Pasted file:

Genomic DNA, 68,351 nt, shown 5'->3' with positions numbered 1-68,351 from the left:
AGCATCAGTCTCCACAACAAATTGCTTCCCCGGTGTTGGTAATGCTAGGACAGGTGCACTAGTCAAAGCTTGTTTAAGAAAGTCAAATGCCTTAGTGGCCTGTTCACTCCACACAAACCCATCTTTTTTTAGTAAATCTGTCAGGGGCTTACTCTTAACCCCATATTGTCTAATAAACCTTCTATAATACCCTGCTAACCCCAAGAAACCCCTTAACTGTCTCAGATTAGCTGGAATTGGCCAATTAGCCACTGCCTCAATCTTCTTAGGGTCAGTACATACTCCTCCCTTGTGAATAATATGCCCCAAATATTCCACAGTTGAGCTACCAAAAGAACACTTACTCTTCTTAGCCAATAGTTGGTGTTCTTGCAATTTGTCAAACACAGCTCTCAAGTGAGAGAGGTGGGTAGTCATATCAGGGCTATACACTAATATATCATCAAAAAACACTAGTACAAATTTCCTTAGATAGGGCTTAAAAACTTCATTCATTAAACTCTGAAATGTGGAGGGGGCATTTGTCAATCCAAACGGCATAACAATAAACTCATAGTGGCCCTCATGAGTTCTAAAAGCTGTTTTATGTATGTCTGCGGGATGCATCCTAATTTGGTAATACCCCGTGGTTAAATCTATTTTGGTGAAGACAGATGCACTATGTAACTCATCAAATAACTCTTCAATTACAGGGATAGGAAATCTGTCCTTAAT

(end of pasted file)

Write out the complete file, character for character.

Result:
Genomic DNA, 68,351 nt, shown 5'->3' with positions numbered 1-68,351 from the left:
AGCATCAGTCTCCACAACAAATTGCTTCCCCGGTGTTGGTAATGCTAGGACAGGTGCACTAGTCAAAGCTTGTTTAAGAAAGTCAAATGCCTTAGTGGCCTGTTCACTCCACACAAACCCATCTTTTTTTAGTAAATCTGTCAGGGGCTTACTCTTAACCCCATATTGTCTAATAAACCTTCTATAATACCCTGCTAACCCCAAGAAACCCCTTAACTGTCTCAGATTAGCTGGAATTGGCCAATTAGCCACTGCCTCAATCTTCTTAGGGTCAGTACATACTCCTCCCTTGTGAATAATATGCCCCAAATATTCCACAGTTGAGCTACCAAAAGAACACTTACTCTTCTTAGCCAATAGTTGGTGTTCTTGCAATTTGTCAAACACAGCTCTCAAGTGAGAGAGGTGGGTAGTCATATCAGGGCTATACACTAATATATCATCAAAAAACACTAGTACAAATTTCCTTAGATAGGGCTTAAAAACTTCATTCATTAAACTCTGAAATGTGGAGGGGGCATTTGTCAATCCAAACGGCATAACAATAAACTCATAGTGGCCCTCATGAGTTCTAAAAGCTGTTTTATGTATGTCTGCGGGATGCATCCTAATTTGGTAATACCCCGTGGTTAAATCTATTTTGGTGAAGACAGATGCACTATGTAACTCATCAAATAACTCTTCAATTACAGGGATAGGAAATCTGTCCTTAAT